Tuesday, May 26, 2009

The weight of an electron

One of the main experiments to determine the weight of an electron in an educational physics class involves balancing a metal beam partially inside a solenoid (inductor – a big cork screw of tightly wrapped wire). The problem with this is that the force applied by the solenoid is dependent on the type and orientation of the metal balance beam inside core of the solenoid.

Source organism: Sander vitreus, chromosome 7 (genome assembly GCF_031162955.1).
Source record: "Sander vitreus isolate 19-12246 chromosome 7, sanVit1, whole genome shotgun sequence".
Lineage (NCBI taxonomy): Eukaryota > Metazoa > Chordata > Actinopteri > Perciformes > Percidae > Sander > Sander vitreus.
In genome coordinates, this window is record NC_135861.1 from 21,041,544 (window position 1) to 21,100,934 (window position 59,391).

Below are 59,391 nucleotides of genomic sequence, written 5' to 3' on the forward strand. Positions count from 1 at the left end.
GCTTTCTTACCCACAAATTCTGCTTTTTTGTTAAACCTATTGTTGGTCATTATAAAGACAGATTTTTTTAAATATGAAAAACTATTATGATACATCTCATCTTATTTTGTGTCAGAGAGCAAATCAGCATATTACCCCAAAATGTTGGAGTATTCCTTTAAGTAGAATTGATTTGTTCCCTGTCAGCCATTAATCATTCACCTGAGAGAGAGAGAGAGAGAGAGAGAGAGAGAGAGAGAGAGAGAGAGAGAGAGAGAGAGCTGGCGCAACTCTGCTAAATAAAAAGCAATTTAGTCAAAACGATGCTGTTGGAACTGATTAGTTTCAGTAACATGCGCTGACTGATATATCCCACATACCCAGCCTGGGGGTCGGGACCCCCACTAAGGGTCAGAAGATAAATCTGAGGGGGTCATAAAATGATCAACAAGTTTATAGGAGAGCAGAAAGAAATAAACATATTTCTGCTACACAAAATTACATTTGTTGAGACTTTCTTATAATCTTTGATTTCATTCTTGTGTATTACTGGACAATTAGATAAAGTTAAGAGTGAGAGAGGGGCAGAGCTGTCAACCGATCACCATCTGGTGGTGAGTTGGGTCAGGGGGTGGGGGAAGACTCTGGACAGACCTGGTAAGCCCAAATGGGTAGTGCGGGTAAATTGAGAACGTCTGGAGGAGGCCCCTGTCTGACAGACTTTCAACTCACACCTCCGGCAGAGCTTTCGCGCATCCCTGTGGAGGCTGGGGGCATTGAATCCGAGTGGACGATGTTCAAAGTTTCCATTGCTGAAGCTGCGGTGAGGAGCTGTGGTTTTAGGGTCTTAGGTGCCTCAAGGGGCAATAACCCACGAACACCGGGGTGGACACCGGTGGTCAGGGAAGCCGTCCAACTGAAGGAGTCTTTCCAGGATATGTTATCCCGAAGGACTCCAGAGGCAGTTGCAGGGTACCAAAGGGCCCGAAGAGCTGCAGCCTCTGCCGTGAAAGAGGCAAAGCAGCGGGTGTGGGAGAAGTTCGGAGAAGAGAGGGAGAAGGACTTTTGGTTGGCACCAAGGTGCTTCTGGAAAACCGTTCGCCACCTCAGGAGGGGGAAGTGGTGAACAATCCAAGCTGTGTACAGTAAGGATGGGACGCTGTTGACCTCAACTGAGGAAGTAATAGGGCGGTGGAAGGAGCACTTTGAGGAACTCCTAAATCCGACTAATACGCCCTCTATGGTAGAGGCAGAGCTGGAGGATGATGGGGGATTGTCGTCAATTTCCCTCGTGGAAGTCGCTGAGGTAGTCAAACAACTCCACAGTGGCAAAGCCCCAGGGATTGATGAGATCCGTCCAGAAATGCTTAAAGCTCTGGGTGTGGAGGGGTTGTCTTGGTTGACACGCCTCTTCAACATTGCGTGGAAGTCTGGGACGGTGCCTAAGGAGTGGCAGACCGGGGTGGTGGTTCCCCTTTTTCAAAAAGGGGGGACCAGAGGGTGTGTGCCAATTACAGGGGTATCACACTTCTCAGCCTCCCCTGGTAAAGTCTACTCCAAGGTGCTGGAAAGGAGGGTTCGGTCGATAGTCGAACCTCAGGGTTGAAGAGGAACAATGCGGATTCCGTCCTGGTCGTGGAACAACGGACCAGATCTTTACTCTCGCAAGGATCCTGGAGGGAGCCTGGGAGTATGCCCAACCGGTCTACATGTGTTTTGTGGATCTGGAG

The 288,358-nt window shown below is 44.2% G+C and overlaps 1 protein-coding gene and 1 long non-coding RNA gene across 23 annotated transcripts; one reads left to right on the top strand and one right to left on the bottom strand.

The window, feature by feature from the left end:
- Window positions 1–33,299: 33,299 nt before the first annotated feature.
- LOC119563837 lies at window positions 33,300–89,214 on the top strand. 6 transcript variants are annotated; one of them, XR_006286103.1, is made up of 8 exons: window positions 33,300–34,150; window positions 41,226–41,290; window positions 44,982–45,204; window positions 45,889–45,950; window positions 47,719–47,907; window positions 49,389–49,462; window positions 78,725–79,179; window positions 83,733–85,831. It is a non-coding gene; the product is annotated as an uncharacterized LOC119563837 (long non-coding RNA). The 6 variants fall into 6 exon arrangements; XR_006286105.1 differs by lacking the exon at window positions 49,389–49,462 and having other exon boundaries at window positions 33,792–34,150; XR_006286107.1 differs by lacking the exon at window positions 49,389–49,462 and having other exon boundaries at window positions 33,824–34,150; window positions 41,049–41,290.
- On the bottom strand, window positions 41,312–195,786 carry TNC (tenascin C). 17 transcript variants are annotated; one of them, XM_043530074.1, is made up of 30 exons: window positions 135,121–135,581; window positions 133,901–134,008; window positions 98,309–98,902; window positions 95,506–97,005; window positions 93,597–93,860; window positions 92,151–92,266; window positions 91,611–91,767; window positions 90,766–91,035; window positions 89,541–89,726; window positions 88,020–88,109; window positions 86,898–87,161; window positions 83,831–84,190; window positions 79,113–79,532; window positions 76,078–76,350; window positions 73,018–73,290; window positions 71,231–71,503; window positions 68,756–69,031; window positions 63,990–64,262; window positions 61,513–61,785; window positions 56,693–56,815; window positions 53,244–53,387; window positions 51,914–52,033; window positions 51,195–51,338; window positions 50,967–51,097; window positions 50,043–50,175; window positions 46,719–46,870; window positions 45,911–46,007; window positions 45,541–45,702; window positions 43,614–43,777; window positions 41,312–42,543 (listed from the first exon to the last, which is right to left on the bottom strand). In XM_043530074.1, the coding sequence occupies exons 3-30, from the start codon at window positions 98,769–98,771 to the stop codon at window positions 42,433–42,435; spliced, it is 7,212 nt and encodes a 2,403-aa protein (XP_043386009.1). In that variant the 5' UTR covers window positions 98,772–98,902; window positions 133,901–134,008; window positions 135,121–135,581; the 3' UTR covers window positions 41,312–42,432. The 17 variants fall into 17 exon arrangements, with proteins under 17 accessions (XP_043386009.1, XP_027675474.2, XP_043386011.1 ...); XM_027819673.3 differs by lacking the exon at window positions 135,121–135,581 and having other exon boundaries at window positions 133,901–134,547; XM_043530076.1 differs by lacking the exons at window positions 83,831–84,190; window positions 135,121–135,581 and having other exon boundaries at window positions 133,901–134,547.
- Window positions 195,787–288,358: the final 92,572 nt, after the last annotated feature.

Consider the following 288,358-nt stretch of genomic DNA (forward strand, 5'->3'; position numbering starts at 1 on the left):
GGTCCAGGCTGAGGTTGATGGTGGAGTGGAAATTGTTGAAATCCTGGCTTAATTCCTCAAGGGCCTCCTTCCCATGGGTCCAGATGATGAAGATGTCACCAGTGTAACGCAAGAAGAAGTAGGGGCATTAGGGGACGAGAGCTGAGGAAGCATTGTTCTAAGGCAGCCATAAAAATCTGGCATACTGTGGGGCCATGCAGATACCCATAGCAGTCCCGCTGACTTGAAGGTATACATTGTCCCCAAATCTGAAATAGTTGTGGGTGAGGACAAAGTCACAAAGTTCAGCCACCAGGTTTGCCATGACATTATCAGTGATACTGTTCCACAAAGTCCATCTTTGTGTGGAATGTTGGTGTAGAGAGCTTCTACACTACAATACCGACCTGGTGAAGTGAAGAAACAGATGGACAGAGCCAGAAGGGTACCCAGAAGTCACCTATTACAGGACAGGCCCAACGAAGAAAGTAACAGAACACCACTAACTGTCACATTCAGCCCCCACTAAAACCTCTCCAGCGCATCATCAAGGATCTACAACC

The other main way to measure the weight of the electron is by Thompson's charge-to-mass ratio experiment.

Picture provided courtesy of NYU website.

The inductors (solenoids) let off a gradient magnetic field which will affect the path of the electron throughout its journey through the experimental apparatus - it can be very difficult to eliminate fringe fields from a solenoid. This makes an accurate model of the electromagnetic forces on this electron difficult to model mathematically.